The Believing Game
Filmmaker and educator Kevin Obsatz on art experiments, the freedom in making "unmarketable" work, exercises in belief, and practicing porousness in an impermeable age.
In the believing game we return to Tertullian’s original formulation: credo ut intelligam: I believe in order to understand. We are trying to find not errors but truths, and for this it helps to believe. […]…
Amy Halpern, still from Falling Lessons, screened recently at Cellular Cinema. Courtesy of the artists and Cellular Cinema.
An impassioned poem by artist and activist Camille Gage, after her experience at the Women's March in Washington DC on January 21, 2017, where more than a million people gathered to march for women's rights.
I said I’d write an article about my DC tripabout the Women’s Marchbut I don’t have TIME to writeBarely time to rememberNot a moment to luxuriate in I drove 18 hours tostand with a millionfeminists…
At the Women's March in DC on January 21, 2017. All photos courtesy of the author
To the Edges We Must Run
Ben Weaver on the trouble with lionizing artists' struggles, with a call for boldness in the face of want, solidarity with the land and each other, and seeking brave solutions at the edges, rather than swimming comfortably in the mainstream.
A stranger came to town. Down the frozen roads. Barely made it up the hill. She left early the next morning. Some say they planned it all along. It’s true, there are so many different kinds of dark. Everybody is wondering what will end up in the fire.…
The author, on tour in the Netherlands. Photo: Henri Santing.
Inside the Cedar Commissions
Music writer Youa Vang chats with two of the composers whose works will be featured in this week's "Cedar Commissions" showcase at the Cedar Cultural Center: percussionist Zack Baltich and tabla player and composer Krissy Bergmark.
In September of 2016, the Cedar Cultural Center, along with the Jerome Foundation, paired with six musicians to compose original work.…
Zack Baltich. Photo courtesy of the artist. Baltich is one of six composers whose new work will be featured in the Cedar Commissions performances, on stage February 3 and 4, 2017.
And Watching Them, So Were We
Critic and curator Johanna Burton on Alexa Horochowski's "Vortex Drawings," for which the artist uses wind applied to everyday detritus - packing peanuts, polystyrene cups, plastic bottles, aluminum cans - to create a series of lyrical, visually surprising prints.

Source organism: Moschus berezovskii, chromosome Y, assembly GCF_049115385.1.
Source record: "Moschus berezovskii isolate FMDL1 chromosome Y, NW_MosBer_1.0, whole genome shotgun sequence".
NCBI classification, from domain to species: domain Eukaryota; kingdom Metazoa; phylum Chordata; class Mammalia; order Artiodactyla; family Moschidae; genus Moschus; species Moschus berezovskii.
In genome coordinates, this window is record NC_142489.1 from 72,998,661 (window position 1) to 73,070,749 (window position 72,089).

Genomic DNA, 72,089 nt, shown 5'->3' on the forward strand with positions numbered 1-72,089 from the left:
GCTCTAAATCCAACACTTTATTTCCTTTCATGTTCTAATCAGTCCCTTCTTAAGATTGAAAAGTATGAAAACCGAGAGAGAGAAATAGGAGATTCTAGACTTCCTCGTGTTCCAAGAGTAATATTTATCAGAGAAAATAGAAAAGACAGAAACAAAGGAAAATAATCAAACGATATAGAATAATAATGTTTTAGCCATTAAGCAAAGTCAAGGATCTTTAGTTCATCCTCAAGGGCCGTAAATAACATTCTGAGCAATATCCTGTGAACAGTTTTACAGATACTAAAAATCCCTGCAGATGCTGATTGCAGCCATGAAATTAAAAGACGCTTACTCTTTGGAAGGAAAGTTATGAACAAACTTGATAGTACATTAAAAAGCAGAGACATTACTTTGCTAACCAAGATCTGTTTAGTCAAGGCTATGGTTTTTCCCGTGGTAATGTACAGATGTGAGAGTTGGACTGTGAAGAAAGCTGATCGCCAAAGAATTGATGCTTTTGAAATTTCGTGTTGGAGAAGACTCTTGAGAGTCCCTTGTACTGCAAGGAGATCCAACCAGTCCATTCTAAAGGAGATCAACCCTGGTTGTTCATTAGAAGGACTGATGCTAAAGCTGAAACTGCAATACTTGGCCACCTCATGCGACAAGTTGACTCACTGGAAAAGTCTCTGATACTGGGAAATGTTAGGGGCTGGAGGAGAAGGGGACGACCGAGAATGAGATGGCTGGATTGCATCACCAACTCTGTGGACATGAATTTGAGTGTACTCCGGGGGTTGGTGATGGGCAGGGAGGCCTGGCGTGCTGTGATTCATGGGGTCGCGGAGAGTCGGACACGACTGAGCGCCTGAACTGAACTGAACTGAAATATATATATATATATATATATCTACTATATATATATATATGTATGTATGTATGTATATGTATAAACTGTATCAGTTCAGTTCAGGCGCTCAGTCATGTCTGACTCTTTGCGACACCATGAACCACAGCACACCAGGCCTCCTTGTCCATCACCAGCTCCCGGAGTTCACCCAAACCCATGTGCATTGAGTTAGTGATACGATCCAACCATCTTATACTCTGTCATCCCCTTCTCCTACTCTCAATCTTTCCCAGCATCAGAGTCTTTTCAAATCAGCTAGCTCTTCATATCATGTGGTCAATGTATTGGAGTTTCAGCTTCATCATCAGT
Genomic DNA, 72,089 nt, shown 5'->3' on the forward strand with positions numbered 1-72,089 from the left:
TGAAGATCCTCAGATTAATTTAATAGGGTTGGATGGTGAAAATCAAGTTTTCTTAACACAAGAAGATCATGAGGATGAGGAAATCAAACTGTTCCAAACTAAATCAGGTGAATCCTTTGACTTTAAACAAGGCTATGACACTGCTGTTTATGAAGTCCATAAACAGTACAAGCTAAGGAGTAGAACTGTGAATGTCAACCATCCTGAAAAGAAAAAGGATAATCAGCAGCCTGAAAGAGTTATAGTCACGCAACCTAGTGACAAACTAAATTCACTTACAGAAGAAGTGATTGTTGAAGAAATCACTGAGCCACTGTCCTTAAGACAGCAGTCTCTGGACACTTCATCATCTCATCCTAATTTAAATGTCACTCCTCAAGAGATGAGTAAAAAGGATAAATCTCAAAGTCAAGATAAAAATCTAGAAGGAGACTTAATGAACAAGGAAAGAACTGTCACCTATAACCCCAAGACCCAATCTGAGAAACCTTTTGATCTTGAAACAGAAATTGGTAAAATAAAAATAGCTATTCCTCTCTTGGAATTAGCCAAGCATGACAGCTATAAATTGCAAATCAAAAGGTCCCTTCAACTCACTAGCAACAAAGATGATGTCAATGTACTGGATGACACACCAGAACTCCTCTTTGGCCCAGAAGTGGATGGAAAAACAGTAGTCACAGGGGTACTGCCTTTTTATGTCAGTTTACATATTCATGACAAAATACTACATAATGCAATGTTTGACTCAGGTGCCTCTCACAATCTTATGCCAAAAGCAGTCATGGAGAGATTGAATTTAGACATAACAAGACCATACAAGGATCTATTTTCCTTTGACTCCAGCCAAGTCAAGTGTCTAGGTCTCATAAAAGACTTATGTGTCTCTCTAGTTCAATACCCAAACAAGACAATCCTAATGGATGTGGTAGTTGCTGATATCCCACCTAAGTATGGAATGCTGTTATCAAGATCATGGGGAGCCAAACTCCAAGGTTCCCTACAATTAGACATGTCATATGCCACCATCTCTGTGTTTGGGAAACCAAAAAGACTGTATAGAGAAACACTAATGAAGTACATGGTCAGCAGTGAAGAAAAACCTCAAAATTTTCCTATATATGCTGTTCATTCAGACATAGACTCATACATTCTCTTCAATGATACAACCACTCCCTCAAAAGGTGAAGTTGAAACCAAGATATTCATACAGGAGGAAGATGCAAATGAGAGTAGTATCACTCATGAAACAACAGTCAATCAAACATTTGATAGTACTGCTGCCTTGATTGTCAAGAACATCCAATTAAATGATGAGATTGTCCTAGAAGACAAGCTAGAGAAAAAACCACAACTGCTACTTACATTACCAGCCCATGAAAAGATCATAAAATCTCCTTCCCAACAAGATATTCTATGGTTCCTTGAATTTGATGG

In the second most famous scene from the 1999 film American Beauty, the Burnham’s teenage next-door neighbor, Ricky Fitts, an aspiring filmmaker, shows young Jane Burnham a work in progress.…
Alexa Horochowski, Vortex Drawing. On exhibit at Highpoint Center for Printmaking February 3 - March 25, 2017.
The Most Necessary Band in Minnesota
Ira Brooker profiles the newly formed local supergroup Ambassadors of Culture, which includes former Aviette frontwoman Holly Muñoz and Dalmar Yare, a favorite in the Somali music scene, along with solo artists Martin Dosh and Al Church.
First Avenue is abuzz with an uncertain energy. It’s the annual Low Christmas show, traditionally a loose, celebratory showcase for the venerable Duluth indie legends and a selection of their talented friends from the Minnesota scene.…
Holly Muñoz and Dalmar Yare. Photo courtesy of the artists
After Symbols and on to Lawlessness
Critic and curator Nathan Young on the "catalytic flag-making" project, "Bleed&Burn," (ongoing now at the Soap Factory) and pushing the momentum of art for social change beyond symbolism and into action in the civic sphere.
The Soap Factory’s Bleed&Burn: Catalytic Flag Making shows a crossroads of activism, where the momentum of art for social change is pinned bet…
Bleed&Burn is on view at the Soap Factory January 14 - 21, 2017. Bark flag image courtesy of the artists.